The proof of the pudding is to look at the standard deviation of output (66 per cent of the time the output will be within 1 standard deviation either side of average output) and compare it to the average.

Figure 5 Wind volatility. Source: NEM Review, ITK

We can already see that the variability of the total wind output in the NEM is less than the variability of any of the individual states and as more wind farms are built in northern NSW and Queensland we expect this volatility to reduce further. In fact, as more wind farms are built within states we expect to see the volatility of state output fall as well.

This has implications for the amount of firming investment required.

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David Leitch is principal of ITK. He was formerly a Utility Analyst for leading investment banks over the past 30 years. The views expressed are his own. Please note our new section, Energy Markets, which will include analysis from Leitch on the energy markets and broader energy issues. And also note our live generation widget, and the APVI solar contribution.

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  1. GlennM 3 years ago

    great analysis, very interesting and promising for the next 12 months. It appears that the summer crisis is almost over and that with all this coming online there should never be a tight squeeze again.

  2. Kevfromspace 3 years ago

    David you missed Wirsol’s 75MWac Clermont Solar Farm in QLD which began construction in Jan 2018:

  3. deadgodstalking 3 years ago

    Thanks David, useful. The correlation issue is a big one – there’s a cottage industry of consultants prognosticating on that as projects try to guess how much they will cannibalize each other and thus their future revenue. The other side of that coin is the economics of adding a little storage.

  4. David Jago 3 years ago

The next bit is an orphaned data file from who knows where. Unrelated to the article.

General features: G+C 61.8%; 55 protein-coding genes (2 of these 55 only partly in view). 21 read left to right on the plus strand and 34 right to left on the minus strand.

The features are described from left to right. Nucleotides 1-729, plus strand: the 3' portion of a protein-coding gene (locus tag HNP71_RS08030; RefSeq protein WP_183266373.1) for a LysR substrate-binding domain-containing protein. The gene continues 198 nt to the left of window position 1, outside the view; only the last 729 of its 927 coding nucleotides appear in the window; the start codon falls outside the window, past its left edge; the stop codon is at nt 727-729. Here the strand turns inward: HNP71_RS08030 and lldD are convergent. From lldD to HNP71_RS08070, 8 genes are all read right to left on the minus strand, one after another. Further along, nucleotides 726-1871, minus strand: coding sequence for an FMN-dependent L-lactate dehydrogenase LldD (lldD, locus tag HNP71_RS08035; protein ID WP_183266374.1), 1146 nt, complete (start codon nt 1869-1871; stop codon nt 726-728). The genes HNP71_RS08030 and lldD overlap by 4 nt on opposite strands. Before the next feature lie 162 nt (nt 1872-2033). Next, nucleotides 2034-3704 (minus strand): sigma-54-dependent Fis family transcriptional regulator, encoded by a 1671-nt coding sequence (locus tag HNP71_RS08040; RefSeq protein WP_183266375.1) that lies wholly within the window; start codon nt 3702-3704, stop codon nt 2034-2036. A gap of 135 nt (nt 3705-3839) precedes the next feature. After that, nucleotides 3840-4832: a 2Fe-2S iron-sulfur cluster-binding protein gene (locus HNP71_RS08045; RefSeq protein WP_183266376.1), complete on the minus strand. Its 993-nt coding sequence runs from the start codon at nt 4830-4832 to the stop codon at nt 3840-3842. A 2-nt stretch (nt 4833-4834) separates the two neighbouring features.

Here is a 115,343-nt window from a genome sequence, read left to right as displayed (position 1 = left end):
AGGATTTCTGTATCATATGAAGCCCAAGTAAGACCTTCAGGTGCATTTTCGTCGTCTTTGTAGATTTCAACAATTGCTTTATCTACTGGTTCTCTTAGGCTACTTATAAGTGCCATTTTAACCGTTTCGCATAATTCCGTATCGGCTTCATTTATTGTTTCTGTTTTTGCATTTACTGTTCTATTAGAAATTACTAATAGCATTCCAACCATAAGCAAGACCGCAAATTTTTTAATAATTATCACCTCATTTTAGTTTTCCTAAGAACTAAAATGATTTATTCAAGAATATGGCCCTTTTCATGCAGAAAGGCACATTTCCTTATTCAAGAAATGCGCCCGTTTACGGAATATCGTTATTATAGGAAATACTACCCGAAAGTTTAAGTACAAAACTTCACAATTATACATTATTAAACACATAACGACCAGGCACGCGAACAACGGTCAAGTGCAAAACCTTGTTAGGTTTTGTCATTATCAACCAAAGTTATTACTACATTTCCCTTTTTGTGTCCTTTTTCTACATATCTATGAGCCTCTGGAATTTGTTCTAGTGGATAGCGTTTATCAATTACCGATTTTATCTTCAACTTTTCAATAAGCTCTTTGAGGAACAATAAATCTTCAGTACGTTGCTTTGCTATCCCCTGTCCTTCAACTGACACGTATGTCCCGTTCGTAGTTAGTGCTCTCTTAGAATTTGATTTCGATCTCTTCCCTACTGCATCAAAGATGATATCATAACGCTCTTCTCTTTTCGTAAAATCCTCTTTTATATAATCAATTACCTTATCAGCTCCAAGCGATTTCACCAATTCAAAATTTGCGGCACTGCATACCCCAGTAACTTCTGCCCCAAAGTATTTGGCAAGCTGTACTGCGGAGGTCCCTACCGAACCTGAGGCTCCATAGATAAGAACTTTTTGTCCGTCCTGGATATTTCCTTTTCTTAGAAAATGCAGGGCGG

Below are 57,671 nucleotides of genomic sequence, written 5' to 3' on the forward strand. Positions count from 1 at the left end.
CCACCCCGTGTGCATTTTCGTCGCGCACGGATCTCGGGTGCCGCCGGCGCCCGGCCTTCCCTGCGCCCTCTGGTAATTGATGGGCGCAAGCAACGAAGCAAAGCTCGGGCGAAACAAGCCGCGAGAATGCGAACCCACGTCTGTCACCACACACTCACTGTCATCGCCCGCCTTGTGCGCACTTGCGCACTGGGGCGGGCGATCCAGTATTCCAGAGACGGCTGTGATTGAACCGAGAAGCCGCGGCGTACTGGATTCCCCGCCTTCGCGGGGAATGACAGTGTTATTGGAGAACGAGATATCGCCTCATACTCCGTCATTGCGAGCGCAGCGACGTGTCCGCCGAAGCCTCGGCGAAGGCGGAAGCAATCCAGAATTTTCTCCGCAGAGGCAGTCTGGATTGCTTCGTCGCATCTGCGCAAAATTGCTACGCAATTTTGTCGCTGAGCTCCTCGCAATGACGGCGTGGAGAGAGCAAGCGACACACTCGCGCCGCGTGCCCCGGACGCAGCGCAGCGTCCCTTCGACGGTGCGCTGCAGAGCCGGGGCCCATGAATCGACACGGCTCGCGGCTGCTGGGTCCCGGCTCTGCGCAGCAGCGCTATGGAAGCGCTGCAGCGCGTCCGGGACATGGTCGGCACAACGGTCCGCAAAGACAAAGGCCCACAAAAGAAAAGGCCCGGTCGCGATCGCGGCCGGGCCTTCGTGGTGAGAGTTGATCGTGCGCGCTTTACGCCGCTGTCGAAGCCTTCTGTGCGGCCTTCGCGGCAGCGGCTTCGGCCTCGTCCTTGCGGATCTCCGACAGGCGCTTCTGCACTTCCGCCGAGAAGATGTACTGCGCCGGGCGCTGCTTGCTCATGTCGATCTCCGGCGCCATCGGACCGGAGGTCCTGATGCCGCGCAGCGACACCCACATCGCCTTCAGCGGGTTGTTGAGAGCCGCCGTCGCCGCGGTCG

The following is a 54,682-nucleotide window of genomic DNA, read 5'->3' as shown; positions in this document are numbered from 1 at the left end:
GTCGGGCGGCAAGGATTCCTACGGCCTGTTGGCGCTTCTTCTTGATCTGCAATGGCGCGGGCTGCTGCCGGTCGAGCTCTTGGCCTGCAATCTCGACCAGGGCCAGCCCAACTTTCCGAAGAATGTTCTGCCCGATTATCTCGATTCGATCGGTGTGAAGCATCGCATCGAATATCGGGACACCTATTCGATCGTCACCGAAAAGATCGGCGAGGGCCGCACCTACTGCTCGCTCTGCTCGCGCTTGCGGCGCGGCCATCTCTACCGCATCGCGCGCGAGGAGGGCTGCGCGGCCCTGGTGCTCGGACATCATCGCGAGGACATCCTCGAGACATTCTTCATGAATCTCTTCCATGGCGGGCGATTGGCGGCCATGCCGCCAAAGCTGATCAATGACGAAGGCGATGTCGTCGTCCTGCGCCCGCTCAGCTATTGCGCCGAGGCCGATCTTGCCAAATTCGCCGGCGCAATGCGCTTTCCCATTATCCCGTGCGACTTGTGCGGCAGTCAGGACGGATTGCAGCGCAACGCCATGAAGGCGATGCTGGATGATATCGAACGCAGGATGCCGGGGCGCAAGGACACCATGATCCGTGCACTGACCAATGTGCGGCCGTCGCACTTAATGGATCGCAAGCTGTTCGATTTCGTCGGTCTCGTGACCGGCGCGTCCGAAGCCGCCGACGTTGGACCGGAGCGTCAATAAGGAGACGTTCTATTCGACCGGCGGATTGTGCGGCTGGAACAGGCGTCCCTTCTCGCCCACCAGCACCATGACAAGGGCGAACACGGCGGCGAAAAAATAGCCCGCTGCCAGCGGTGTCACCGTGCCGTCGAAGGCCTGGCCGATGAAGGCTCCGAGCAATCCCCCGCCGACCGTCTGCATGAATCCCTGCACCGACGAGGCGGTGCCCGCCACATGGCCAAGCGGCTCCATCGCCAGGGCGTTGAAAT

Thanks for this, David. I’m struggling to understand the stats-speak in the final section.

    What I’m hoping it means is that when wind farms in (say) South Australia are producing less one electricity, wind farms in (say) Queenland are producing more.

    Is that the case?

    • Hettie 3 years ago

      I think so.
      In such a vast country, wind conditions vary hugely from place to place. Dead calm here, blowing like 40 buggers (don’t ask me where that expression comes from. Dunno. Just like it) in half a dozen other places.
      Same with cloud cover.
      The variations cancel each other out, giving an overall continuity of supply apart from overnight for solar, and even that is mitigated by the east/west spread.

      • David Jago 3 years ago

        Thanks Hettie. You have expanded nicely on what I meant. And also, I’m keen to see what the data says.

        • Hettie 3 years ago

          Tried to post a grinning emoji. Disqus won’t have it.
          Colour me grinning.

      • Greg Hudson 3 years ago

        The East West spread also applies to North South, particularly in Winter…

        • Hettie 3 years ago

          Of course. Silly me to forget.

  5. Malcolm M 3 years ago

    Another trend is more curtailment. Nearly all the Vic solar feeds into either the Redcliffe-Horsham line, with a rating of 301 MW, or the Kerang-Bendigo line (306 MW). So far there are 670 MW of large solar under construction to feed into these lines, but also due to start construction soon would be Nowingi (250 MW). At times of high solar and high wind, the Horsham-Ballarat line would become congested, with up to 301 MW of solar from north of Horsham, plus Murra Warra wind farm (262 MW), Ararat (240 MW), Kiata (30 MW), Bulgana (220 MW) and Waubra (192 MW) all feeding into a line rating with a rating of 359 MW.